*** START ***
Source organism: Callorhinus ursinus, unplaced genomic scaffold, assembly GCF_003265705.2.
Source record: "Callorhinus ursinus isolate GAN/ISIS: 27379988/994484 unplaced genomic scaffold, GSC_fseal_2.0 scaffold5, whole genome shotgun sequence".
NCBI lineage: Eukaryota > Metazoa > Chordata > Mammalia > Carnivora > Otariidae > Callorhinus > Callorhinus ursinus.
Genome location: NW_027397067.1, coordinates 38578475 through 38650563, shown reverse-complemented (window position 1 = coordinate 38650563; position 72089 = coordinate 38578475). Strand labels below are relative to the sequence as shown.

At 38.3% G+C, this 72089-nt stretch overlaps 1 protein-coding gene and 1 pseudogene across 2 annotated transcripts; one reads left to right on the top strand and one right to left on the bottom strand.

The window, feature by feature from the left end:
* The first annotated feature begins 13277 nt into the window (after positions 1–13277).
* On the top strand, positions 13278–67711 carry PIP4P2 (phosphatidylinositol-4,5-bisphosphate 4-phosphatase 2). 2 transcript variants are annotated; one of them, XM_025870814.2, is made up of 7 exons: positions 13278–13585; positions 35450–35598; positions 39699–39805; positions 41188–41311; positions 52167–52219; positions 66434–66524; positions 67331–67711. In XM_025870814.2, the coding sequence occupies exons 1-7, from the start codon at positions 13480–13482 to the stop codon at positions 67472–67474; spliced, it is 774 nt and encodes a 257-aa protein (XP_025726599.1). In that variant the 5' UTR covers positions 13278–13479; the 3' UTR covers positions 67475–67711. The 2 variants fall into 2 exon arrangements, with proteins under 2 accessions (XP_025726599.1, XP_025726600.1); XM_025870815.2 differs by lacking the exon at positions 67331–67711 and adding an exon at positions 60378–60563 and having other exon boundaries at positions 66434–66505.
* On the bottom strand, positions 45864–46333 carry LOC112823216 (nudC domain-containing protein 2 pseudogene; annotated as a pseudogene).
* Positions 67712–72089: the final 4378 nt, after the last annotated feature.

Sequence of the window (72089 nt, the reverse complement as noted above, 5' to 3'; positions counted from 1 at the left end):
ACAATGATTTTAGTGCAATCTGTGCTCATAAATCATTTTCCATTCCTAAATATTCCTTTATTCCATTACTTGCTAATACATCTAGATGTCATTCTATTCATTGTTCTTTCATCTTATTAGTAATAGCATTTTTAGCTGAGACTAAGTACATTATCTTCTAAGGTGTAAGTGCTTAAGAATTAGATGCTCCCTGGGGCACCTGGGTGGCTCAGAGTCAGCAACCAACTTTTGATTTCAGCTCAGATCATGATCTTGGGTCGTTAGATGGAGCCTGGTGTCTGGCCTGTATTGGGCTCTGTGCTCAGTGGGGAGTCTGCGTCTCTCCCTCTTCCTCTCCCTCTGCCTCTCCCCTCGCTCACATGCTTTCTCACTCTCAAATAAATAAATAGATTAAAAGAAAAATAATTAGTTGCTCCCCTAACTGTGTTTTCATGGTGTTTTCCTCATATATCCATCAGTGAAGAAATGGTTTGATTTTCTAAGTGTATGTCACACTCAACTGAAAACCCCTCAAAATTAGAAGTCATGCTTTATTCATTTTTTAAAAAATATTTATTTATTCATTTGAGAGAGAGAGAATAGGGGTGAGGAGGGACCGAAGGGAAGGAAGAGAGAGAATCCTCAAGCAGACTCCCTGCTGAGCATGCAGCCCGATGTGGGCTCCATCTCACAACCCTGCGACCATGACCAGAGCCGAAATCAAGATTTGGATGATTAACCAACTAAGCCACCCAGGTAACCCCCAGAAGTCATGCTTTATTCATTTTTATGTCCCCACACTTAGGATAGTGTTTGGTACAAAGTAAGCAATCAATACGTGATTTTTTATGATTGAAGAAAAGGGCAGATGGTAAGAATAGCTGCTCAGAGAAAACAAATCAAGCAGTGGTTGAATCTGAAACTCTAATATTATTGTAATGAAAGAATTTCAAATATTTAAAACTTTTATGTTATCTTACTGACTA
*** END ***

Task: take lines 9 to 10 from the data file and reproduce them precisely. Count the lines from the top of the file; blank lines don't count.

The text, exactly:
* On the bottom strand, positions 45864–46333 carry LOC112823216 (nudC domain-containing protein 2 pseudogene; annotated as a pseudogene).
* Positions 67712–72089: the final 4378 nt, after the last annotated feature.